Press Release

New N.C. budget sets better course for future spending plans

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Click here to view and here to listen to Sarah Curry discussing this Spotlight report.

RALEIGH — Legislators have raised teacher pay, set aside money for potential Medicaid cost overruns, and made a major positive change in the state budget process. A new John Locke Foundation Spotlight report points to all three accomplishments in the 2014-15 state spending plan signed into law this month.

“The large teacher pay raise and the increased Medicaid funding attracted the most attention, but changing the budget process itself might lead to the most positive long-term benefits for North Carolina taxpayers,” said report co-author Sarah Curry, JLF Director of Fiscal Policy Studies. “By discarding a series of estimates known as the ‘continuation budget’ and using the more realistic ‘base budget,’ future budget discussions should feature more accuracy and less confusion.”

The 2014-15 General Fund budget appropriates almost $21.1 billion. “That represents an increase of about 2.2 percent, which is less than the combination of inflation plus population growth,” Curry said.

Most reports about the new budget have focused on an average teacher salary increase of 7 percent, “one of the largest pay raises for North Carolina teachers in a generation,” according to the report. The budget sets aside $282 million for teacher raises.

“Republican legislators have increased the K-12 education budget in each fiscal year since they have been in the majority in the General Assembly,” said report co-author Dr. Terry Stoops, JLF Director of Research and Education Studies. “With an elementary and secondary education budget that exceeds $8.1 billion, this year’s spending plan represents a 3 percent increase over last year’s education budget.”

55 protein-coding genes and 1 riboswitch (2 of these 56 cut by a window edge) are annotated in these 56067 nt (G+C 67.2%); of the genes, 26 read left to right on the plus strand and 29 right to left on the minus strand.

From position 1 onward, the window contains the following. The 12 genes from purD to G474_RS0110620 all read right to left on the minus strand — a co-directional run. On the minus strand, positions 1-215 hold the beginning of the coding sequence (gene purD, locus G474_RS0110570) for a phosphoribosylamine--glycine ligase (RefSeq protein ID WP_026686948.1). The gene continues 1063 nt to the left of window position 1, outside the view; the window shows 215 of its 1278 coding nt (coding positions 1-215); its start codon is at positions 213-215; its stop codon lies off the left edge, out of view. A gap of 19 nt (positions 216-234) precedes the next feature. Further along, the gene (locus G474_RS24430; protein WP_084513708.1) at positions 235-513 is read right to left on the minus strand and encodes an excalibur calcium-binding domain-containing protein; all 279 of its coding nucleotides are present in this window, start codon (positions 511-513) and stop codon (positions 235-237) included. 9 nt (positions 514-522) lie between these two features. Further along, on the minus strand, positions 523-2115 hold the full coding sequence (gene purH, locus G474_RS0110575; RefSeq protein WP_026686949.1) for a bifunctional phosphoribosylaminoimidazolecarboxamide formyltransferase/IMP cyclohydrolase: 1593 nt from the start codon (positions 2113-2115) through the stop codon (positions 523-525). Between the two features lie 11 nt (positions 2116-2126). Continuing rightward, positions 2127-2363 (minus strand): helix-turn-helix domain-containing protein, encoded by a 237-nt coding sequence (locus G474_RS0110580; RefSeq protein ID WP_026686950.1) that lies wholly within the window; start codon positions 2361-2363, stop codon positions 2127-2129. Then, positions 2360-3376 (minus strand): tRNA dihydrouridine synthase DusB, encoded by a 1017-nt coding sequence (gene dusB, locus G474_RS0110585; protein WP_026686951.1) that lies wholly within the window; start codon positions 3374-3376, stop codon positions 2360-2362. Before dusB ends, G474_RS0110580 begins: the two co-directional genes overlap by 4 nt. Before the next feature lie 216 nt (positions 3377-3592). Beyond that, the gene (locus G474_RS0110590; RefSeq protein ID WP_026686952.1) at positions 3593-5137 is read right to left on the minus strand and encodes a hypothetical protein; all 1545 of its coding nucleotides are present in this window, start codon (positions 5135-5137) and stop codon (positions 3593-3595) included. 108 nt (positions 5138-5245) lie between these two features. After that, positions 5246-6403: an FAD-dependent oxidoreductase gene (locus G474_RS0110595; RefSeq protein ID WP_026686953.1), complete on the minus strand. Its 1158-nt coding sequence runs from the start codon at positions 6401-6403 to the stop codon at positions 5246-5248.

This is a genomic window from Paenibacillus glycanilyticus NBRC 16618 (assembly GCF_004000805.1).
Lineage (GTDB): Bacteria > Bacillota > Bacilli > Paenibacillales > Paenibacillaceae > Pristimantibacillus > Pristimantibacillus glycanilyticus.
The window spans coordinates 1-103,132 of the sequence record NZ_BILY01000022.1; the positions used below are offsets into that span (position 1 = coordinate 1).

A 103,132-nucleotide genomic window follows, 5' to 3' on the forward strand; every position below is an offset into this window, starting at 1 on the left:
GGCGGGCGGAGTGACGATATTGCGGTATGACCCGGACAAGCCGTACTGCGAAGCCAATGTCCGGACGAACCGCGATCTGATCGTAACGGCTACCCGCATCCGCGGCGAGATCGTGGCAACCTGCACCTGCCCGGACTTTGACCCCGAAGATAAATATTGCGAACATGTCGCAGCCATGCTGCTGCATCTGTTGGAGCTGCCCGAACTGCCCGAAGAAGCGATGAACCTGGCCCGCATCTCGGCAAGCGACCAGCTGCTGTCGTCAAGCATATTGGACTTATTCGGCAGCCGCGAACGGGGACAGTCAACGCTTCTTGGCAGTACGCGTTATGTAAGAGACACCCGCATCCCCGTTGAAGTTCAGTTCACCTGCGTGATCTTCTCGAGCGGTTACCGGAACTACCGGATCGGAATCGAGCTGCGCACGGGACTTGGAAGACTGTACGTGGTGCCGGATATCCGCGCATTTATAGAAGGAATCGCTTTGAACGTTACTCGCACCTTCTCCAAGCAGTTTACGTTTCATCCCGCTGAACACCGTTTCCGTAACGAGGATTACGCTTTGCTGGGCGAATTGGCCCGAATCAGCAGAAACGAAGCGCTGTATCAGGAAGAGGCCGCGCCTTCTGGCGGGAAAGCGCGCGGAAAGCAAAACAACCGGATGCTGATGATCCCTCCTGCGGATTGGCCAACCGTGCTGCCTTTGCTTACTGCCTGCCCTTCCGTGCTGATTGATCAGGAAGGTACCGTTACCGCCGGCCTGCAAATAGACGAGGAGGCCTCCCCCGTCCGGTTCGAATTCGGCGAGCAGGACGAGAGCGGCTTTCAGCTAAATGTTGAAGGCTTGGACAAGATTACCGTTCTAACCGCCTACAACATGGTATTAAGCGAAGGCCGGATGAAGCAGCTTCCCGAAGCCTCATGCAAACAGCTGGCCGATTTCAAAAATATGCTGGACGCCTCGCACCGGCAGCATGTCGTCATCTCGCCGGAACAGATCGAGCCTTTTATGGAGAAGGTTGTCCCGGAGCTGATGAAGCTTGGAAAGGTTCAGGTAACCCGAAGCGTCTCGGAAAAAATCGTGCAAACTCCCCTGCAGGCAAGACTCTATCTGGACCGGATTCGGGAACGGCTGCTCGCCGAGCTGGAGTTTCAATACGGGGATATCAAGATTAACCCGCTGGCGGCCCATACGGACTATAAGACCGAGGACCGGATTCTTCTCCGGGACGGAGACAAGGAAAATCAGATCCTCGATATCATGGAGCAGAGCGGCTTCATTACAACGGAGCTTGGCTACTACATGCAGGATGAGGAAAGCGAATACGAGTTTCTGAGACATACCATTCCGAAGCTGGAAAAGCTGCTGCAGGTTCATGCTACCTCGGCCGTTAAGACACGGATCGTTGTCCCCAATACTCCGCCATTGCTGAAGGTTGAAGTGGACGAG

School administrators and full-time support personnel also get raises in the new spending plan, and Stoops points to other education-related budget items.

“The legislative leadership championed practices designed to improve classroom instruction and other innovative policies,” he said. “The budget adds funds for Advanced Placement testing fees and teacher instruction. Lawmakers mandated a slight decrease in kindergarten and first-grade class sizes. They continued efforts to develop a much-needed performance and incentive pay program for teachers. Most importantly, they made a significant revision to the structure of North Carolina’s 90-year-old teacher salary schedule.”

Lawmakers expanded school choice and alternative learning environments, Stoops said. “Six additional Cooperative and Innovative High Schools, two new virtual charter schools, and an extra $400,000 for the state’s Opportunity Scholarship Program all represent efforts to foster the kind of competition and innovation that will lead to better educational opportunities for all students.”

Combining local, federal, and capital funds with General Fund spending, the total budget for North Carolina’s public schools will approach $13 billion, Stoops said. “As impressive as that might sound, it is unlikely that taxpayers’ massive investment in public schools will raise student achievement or curb discontent among those who cultivate it for political and financial gain.”